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7th January
2009
written by Steph
The first step is admitting I have a problem, right?

The first step is admitting I have a problem, right?

Sigh.  As much as I resolve that my most recent trip to McKay's will be my last until I've made a sizeable dent in that bounty (if not all the other books that languish on our shelves... and floors, as you will see!), it never is.  When it comes to buying books, I just can't seem to quit.  And McKay's really does me no favors, given its fabulous selection AND the low prices.  I reckon that church rummage and library sales might be a tad cheaper, but as I've said before, when a "splurge" means plonking down $5, I'll pay a bit extra for the convenience of being able to buy books whenever I want! Just 1 day into the new year, and Tony and I found ourselves at McKay's, as we had amassed enough of a read books and played video games stack to warrant a trade-in.  Our trip was momentous for several reasons.  First, due to the sizeable trade-in amountn we were awarded, we walked out of McKay's without spending a single penny (in fact, we walked away with credit towards our next spree!). Second, I think you'll notice that this time round, Tony actively contributed to our spending by selecting several books himself.  I love when I have a partner in crime! Without further ado, onto the books! (Click to Enlarge)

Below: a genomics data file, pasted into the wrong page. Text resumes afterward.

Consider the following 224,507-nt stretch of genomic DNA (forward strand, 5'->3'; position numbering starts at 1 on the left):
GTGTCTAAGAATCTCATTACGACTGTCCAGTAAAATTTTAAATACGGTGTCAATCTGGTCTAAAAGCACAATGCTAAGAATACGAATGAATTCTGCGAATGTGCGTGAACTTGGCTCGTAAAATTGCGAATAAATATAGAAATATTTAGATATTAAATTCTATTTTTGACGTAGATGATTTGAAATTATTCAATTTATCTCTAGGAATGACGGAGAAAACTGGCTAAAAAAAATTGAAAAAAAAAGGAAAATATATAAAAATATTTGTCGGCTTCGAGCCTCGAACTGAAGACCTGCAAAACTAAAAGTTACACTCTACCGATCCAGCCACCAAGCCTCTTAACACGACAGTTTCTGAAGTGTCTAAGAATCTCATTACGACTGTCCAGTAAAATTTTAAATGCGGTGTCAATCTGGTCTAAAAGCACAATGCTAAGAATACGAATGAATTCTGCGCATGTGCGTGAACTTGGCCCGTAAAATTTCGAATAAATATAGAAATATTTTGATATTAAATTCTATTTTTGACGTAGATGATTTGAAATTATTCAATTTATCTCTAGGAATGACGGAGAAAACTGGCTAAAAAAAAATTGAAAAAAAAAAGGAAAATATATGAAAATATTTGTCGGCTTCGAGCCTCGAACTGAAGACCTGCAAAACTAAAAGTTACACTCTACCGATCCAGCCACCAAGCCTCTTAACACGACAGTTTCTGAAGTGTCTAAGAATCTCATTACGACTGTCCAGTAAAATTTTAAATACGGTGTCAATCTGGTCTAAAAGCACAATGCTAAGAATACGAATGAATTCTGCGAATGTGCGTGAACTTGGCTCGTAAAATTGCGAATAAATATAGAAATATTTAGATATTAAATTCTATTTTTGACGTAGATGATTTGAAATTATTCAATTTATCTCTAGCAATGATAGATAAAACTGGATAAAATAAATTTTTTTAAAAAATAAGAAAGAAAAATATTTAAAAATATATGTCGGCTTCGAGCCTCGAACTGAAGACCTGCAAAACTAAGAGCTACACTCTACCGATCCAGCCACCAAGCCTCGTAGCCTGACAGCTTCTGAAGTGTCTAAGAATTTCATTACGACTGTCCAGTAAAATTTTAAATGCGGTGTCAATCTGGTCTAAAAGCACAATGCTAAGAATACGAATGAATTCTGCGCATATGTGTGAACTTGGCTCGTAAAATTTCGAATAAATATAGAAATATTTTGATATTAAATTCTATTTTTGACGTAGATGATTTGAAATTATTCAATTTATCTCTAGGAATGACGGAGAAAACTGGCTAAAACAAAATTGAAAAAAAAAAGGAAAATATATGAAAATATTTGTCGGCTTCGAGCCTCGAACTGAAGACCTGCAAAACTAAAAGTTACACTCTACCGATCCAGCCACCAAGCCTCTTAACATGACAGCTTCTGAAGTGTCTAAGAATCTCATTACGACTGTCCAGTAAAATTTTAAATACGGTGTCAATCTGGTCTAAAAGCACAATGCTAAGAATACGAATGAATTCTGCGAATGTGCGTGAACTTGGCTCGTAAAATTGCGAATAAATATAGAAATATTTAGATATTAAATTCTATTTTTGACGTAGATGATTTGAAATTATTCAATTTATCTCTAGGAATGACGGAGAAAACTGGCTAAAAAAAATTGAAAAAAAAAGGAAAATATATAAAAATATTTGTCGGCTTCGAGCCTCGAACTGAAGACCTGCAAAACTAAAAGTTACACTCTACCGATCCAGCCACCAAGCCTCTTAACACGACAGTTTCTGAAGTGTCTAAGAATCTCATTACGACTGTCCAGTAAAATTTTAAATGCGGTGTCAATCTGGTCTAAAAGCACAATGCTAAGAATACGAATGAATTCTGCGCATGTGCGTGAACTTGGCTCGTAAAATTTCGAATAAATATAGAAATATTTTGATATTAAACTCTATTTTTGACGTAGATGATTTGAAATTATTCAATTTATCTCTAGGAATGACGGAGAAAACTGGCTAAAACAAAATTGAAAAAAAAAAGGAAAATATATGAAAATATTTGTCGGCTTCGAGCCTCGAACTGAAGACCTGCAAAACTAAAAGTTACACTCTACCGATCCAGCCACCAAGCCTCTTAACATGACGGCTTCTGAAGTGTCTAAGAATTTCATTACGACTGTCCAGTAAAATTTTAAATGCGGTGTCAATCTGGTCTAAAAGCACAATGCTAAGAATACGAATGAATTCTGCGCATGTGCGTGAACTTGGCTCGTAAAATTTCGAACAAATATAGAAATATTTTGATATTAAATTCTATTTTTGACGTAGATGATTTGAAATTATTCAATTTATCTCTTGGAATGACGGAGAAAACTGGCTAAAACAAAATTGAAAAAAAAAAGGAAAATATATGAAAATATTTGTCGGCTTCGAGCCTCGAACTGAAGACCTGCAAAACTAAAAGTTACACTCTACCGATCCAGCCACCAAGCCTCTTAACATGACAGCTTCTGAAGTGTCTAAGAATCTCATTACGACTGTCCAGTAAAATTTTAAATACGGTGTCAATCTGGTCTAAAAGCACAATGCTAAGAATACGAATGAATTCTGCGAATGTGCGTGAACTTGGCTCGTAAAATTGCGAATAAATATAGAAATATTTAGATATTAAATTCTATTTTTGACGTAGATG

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This first column is the one I like to call "The Classics" column.  In it we have: Far from the Madding Crowd by Thomas Hardy - Tony picked this one.  I've never read any Hardy before, and I'm not sure this is the one I would have picked to start off with, so I'll probably leave it for Tony to read, and if he likes it then I'll give it a whirl! 😉 Steppenwolf by Herman Hesse - Again, a Tony pick.  I haven't read any Hesse either, but we do have Siddhartha on our shelves, and I'll likely read that one first.  I should have photographed the cover of this one though, because it is a mass market paperback from the '70s beauty! A Hero Of Our Time by Mihail Lermontov - I was intrigued by this little Russian volume and I couldn't resist picking it up.  It's considered the original Russian novel (influencing later writers such as Tolstoy and Dostoyevsky); I've been thinking of reading more Russian authors this year, and I figured there was no better place to start! Lolita by Vladamir Nabokov - I've been wanting to read this for ages, and this was the first time I've found a copy at McKay's.  I can't wait to see what all the controversy is about! Rob Roy by Sir Walter Scott - Tony's choice.  He claims I will like it because there is talk of buccaneering on the back cover.  It seems like such a boy book!  We'll see which of us gets to it first... Ulysses by James Joyce - I'm not sure who to attribute this one to.  I picked it up kind of on a lark, but Tony said he wants to at least try to tackle it, so he's the one that kept it in the cart.  I think I will have to try to read the much shorter A Portrait of the Artist as a Young Man which resides on our shelf before facing this beast.  If I can't make it through 150 pages of Joyce, I've got not hope for Ulysses, right?